While face-mask and in-person learning policies vary around the state, the stress felt by parents seems close to universal.
“I call it pandemic fatigue,” said Laura Carino, principal at Parkview Elementary in Novi. “Parents are just tired of the pandemic in general, and everyone’s craving what we used to have.”
That includes Carino, a parent herself who has spent much of the past week doing everything but the job she was hired for at Parkview.
On Wednesday, she found herself subbing for an absent kindergarten teacher. Earlier in the week, she led a gym class and also passed out juice boxes in the cafeteria to fill in for employees who were home ill. Back at her own home, Carino’s daughter missed two weeks of school earlier in the pandemic because her teacher tested positive for COVID, and her son is disappointed because honors band was cancelled due to the virus.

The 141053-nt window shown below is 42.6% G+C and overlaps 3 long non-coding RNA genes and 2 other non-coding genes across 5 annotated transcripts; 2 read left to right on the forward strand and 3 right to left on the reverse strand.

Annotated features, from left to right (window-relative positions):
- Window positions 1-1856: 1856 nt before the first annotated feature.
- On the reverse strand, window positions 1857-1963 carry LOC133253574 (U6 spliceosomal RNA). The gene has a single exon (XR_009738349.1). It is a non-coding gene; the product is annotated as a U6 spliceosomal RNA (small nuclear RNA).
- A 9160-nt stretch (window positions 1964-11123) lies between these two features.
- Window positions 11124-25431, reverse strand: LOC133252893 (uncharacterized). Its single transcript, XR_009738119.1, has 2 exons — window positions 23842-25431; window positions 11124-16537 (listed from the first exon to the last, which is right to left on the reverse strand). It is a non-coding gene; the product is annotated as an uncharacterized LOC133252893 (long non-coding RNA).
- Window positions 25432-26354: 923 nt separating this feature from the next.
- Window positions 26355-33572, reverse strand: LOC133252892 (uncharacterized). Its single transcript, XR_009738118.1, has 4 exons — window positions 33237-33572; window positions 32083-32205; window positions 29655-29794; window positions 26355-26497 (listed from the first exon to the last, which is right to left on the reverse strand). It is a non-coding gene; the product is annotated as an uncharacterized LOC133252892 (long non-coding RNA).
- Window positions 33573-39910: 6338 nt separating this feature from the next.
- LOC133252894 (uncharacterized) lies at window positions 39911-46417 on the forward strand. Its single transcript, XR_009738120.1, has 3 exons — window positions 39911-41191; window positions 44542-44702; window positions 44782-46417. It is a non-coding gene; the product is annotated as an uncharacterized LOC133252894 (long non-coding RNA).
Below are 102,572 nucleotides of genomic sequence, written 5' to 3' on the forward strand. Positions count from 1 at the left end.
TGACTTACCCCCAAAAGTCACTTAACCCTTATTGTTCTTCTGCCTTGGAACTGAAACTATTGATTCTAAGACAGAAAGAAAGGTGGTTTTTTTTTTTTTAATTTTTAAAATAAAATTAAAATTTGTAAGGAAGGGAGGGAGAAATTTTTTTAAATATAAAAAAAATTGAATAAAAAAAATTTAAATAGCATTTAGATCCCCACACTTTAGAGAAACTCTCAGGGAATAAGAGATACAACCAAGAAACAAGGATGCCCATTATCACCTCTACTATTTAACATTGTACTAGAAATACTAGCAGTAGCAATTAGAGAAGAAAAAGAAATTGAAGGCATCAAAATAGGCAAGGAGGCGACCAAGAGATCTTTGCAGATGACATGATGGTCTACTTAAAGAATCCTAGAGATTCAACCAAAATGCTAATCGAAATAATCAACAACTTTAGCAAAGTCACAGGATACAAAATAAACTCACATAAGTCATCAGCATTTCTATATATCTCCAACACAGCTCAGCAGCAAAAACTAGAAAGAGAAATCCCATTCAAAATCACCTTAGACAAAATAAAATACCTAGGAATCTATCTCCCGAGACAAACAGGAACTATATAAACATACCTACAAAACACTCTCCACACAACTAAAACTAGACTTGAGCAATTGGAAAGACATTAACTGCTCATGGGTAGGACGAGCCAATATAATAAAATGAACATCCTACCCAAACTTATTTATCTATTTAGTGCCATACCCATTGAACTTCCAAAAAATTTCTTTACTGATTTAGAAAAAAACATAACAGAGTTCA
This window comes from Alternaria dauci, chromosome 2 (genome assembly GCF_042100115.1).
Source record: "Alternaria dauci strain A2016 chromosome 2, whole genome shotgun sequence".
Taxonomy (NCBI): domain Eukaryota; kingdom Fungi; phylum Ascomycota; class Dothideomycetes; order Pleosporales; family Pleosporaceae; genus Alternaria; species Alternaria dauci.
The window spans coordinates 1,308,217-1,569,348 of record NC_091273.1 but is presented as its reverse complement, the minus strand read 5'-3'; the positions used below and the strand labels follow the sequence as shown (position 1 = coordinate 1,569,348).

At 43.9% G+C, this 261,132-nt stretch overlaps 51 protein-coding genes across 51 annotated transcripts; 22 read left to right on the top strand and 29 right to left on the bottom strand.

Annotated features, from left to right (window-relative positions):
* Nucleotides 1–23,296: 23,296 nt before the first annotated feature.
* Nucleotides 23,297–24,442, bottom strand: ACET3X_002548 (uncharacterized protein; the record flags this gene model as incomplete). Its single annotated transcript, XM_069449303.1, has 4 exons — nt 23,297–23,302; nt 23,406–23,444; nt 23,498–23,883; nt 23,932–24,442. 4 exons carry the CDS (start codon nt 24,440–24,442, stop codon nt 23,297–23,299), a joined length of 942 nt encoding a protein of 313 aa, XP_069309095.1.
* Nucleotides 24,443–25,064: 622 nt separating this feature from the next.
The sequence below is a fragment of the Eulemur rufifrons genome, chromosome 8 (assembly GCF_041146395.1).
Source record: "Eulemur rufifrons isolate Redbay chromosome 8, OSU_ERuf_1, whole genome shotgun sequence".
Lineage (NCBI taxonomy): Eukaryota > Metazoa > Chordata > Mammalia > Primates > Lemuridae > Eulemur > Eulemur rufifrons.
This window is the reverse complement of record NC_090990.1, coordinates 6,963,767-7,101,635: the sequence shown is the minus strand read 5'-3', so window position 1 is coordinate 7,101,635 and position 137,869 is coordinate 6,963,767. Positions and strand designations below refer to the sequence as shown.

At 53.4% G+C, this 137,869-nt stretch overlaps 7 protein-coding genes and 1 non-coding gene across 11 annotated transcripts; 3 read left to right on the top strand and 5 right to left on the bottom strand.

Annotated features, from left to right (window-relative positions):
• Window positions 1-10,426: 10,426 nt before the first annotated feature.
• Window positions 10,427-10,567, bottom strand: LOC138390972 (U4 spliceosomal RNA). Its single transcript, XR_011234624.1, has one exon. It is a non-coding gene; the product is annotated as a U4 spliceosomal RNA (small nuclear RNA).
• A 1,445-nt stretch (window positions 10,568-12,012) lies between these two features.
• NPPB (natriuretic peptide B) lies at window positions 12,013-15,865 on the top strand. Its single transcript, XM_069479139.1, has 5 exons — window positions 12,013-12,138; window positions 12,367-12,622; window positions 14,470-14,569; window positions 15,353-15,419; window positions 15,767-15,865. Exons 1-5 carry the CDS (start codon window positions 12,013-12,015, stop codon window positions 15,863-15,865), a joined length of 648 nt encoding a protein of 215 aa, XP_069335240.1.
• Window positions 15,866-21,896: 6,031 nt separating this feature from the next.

“Schools are supposed to be a safe place for their kids,” Carino told Bridge. “But we have to send kids home for runny noses we wouldn’t have done two years ago.”
Some Michigan school districts, including in Ann Arbor, have closed for days this school year as “mental health” breaks for staff — breaks parents don’t get.
“Every decision (parents) make is pandemic-related to keep kids safe,” Carino said. “It never has the ability to go to the back burner and that’s what’s so exhausting.”
The Mangino family in Macomb County has been extraordinarily cautious since COVID-19 emerged in Michigan in March 2020. They’re all vaccinated and wear masks almost everywhere, including outside at Disney World and inside at extended family gatherings, Gino Mangino said. They avoided the virus until this month, when omicron swept the state.